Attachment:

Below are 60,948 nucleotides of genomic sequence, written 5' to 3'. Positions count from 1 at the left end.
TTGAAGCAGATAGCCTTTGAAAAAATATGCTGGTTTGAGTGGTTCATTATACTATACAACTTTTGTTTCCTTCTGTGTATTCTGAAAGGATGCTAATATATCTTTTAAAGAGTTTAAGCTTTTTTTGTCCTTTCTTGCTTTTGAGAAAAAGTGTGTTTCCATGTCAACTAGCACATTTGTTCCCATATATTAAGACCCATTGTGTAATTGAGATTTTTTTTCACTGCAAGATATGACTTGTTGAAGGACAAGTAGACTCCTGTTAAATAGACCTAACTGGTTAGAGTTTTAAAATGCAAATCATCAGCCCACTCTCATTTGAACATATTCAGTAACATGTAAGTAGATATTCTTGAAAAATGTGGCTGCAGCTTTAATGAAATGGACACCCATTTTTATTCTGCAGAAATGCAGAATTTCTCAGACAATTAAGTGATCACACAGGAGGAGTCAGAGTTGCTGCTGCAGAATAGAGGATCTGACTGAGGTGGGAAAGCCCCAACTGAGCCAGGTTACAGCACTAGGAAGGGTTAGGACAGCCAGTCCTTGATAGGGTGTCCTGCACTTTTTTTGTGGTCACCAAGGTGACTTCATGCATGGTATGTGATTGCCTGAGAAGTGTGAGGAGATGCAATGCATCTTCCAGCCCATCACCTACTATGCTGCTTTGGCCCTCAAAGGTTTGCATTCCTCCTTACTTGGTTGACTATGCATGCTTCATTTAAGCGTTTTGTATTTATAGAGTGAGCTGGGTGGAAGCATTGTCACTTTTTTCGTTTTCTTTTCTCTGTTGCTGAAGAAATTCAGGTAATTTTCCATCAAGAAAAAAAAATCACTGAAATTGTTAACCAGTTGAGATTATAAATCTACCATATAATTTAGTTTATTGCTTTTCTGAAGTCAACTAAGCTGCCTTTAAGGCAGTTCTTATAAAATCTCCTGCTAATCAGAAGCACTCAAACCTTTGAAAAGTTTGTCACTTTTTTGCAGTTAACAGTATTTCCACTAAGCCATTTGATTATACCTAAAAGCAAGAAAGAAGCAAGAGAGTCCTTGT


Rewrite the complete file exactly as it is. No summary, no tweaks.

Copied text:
Below are 60,948 nucleotides of genomic sequence, written 5' to 3'. Positions count from 1 at the left end.
TTGAAGCAGATAGCCTTTGAAAAAATATGCTGGTTTGAGTGGTTCATTATACTATACAACTTTTGTTTCCTTCTGTGTATTCTGAAAGGATGCTAATATATCTTTTAAAGAGTTTAAGCTTTTTTTGTCCTTTCTTGCTTTTGAGAAAAAGTGTGTTTCCATGTCAACTAGCACATTTGTTCCCATATATTAAGACCCATTGTGTAATTGAGATTTTTTTTCACTGCAAGATATGACTTGTTGAAGGACAAGTAGACTCCTGTTAAATAGACCTAACTGGTTAGAGTTTTAAAATGCAAATCATCAGCCCACTCTCATTTGAACATATTCAGTAACATGTAAGTAGATATTCTTGAAAAATGTGGCTGCAGCTTTAATGAAATGGACACCCATTTTTATTCTGCAGAAATGCAGAATTTCTCAGACAATTAAGTGATCACACAGGAGGAGTCAGAGTTGCTGCTGCAGAATAGAGGATCTGACTGAGGTGGGAAAGCCCCAACTGAGCCAGGTTACAGCACTAGGAAGGGTTAGGACAGCCAGTCCTTGATAGGGTGTCCTGCACTTTTTTTGTGGTCACCAAGGTGACTTCATGCATGGTATGTGATTGCCTGAGAAGTGTGAGGAGATGCAATGCATCTTCCAGCCCATCACCTACTATGCTGCTTTGGCCCTCAAAGGTTTGCATTCCTCCTTACTTGGTTGACTATGCATGCTTCATTTAAGCGTTTTGTATTTATAGAGTGAGCTGGGTGGAAGCATTGTCACTTTTTTCGTTTTCTTTTCTCTGTTGCTGAAGAAATTCAGGTAATTTTCCATCAAGAAAAAAAAATCACTGAAATTGTTAACCAGTTGAGATTATAAATCTACCATATAATTTAGTTTATTGCTTTTCTGAAGTCAACTAAGCTGCCTTTAAGGCAGTTCTTATAAAATCTCCTGCTAATCAGAAGCACTCAAACCTTTGAAAAGTTTGTCACTTTTTTGCAGTTAACAGTATTTCCACTAAGCCATTTGATTATACCTAAAAGCAAGAAAGAAGCAAGAGAGTCCTTGT